Elderly Who Adopt New Technology Are More Confident and Healthy : Study
In a world that is growing every day in regards to technology, it is not only difficult for the older generation but the newer generation itself struggles to keep with the latest.
However, it is never too late to start learning and there is no bar on the age group of people who can benefit from the advancements. A new study suggests that surfing the net, using Skype, email and social networking sites helps older people stay "connected" with their communities.
The study, which aimed at investigating how technology could be used in rural areas of Australia to help older people was lead by Dr Helen Feist, the Deputy Director of the Australian Population and Migration Research Centre at the University of Adelaide. Dr Feist spent three years on the study which was funded by the Australian Government Department of Health and Ageing, and studied how older people could be encouraged to adopt new technology in a non-threatening way.
For the study, the researchers conducted a survey in the Murray Lands region of South Australia and found that about 25% of people aged 80 years and above and more than a third of those aged between 65 and 79 were willing to learn new technologies.
"In order for people to remain integrated within a world that increasingly relies on new technology, it is important that older people are offered opportunities to adopt and use these new technologies such as computers, smart phones, personal tablets and the Internet," says Dr Feist.
The study findings revealed that when the participants were introduced to iPads and laptop computers, they adopted the new technology without taking much time and also, there was 30% more ease while operating computers and the internet after using them over an year.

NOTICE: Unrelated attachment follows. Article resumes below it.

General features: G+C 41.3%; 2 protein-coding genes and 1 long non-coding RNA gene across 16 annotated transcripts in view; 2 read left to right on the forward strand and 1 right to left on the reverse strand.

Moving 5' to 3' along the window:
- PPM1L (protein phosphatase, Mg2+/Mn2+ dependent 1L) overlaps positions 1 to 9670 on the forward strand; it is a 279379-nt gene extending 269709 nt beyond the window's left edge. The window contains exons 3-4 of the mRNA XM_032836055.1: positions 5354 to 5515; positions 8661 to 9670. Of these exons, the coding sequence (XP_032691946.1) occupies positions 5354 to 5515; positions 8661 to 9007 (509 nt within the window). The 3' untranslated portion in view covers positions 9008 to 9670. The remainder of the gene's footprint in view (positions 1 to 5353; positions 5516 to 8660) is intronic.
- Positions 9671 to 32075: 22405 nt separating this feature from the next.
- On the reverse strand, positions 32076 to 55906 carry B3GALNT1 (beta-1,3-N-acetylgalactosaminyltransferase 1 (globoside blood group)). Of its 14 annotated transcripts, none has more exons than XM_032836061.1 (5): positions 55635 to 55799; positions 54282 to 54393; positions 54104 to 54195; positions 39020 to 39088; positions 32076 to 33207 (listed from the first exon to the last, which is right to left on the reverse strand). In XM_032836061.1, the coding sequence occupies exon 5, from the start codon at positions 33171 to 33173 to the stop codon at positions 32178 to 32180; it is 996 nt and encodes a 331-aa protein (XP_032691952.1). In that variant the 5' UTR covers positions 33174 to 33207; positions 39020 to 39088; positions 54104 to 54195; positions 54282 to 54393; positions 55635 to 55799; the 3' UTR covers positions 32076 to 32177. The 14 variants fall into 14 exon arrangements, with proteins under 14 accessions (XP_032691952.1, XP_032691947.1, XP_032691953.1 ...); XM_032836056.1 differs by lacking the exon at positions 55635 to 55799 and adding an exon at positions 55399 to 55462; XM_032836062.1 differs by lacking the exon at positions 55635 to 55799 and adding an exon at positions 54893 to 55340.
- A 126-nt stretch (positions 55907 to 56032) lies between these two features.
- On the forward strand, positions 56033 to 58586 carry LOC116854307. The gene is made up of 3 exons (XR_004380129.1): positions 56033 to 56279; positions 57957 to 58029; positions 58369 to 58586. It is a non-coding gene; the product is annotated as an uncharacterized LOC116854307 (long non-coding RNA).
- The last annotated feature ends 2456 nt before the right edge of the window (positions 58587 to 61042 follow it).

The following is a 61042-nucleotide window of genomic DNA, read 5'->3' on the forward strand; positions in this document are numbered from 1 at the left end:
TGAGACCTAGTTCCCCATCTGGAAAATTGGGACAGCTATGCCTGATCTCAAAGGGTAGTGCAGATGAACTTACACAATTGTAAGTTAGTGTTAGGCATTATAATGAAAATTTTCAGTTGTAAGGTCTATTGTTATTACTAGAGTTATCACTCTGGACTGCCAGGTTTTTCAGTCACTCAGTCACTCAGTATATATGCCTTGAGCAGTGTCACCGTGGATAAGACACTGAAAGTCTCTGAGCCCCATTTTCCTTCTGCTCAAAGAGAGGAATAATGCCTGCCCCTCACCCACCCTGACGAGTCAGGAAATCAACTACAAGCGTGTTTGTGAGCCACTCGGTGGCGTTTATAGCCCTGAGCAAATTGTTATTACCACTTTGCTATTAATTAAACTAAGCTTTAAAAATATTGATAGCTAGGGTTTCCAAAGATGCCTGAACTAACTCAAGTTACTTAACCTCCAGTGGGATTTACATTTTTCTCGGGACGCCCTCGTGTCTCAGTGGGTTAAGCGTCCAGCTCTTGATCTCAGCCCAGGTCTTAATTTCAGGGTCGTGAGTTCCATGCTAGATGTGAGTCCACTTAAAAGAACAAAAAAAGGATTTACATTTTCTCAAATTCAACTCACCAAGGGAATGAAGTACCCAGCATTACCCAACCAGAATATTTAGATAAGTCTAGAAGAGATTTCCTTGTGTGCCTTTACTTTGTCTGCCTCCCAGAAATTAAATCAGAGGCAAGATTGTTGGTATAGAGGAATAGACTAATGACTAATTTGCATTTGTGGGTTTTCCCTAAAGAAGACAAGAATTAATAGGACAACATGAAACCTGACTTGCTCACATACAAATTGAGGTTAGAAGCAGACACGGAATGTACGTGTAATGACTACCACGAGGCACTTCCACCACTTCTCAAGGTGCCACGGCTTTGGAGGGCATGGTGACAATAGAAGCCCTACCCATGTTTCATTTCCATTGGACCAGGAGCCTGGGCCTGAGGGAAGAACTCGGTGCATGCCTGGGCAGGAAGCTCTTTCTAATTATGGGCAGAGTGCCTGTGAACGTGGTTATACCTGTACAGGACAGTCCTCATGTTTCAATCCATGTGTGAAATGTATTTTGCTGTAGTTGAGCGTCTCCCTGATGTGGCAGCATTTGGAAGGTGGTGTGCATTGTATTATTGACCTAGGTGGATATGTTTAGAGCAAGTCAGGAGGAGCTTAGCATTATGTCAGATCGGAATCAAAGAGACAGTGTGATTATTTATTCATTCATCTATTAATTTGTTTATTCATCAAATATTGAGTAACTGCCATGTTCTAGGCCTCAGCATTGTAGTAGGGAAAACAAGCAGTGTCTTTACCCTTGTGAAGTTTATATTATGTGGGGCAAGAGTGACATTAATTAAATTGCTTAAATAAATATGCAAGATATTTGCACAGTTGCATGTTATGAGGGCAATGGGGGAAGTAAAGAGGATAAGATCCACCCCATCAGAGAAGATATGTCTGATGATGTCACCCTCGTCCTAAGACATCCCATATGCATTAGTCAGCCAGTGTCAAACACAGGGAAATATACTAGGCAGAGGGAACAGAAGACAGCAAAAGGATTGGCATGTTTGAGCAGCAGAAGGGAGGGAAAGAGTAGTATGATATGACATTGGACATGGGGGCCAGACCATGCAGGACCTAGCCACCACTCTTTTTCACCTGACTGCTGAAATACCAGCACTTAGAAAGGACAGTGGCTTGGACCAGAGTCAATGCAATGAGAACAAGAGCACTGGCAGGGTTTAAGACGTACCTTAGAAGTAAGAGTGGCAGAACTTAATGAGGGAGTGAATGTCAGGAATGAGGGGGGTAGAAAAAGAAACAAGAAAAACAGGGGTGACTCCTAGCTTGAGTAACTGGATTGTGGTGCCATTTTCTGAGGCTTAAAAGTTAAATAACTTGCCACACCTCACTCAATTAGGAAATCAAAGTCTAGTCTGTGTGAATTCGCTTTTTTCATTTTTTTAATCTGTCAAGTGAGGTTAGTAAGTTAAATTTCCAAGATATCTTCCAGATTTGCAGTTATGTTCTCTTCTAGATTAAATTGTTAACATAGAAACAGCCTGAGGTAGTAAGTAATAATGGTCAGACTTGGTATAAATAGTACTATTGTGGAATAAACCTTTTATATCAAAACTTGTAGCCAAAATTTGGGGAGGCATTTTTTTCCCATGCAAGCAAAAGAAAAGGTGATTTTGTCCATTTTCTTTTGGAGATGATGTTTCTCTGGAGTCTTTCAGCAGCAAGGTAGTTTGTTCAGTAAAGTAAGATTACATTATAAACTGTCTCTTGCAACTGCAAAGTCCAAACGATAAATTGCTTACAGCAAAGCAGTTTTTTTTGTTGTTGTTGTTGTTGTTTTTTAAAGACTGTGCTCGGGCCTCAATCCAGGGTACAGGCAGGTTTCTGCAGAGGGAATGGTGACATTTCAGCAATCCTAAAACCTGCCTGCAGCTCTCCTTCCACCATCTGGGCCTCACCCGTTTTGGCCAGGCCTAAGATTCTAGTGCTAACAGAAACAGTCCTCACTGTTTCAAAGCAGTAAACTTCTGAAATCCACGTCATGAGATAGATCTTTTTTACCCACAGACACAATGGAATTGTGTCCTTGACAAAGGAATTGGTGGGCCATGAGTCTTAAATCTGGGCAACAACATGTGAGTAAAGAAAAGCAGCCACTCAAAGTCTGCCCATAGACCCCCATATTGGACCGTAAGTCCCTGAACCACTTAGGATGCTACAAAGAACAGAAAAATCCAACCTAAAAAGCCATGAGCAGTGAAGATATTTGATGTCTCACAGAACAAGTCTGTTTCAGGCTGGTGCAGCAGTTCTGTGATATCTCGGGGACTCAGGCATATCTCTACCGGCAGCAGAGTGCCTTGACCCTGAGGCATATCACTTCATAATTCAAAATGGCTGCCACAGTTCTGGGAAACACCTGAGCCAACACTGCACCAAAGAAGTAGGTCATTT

"Older adults who adopt new skills as they age improve their confidence, health, enjoy richer levels of social and civic engagement and are more resilient to life stressors and crises," Dr Feist says.
"New technology is enabling older people to keep connected regardless of location, distance or mobility."
Dr Feist says the factor that motivates older citizens the most to take up new technology is the desire to stay connected with family and friends.
"Their willingness to learn suggests there is indeed an untapped market for information and communication technology training in rural areas. Given the right device, along with personalised training and support, older people of all ages will take up and continue to use new technology," Dr Feist says.
A number of recommendations have been made by the report including better financial support for senior citizens, so that they can learn new technologies; subsidies for Internet connections; and the introduction of 'come and try' programs in local community centres.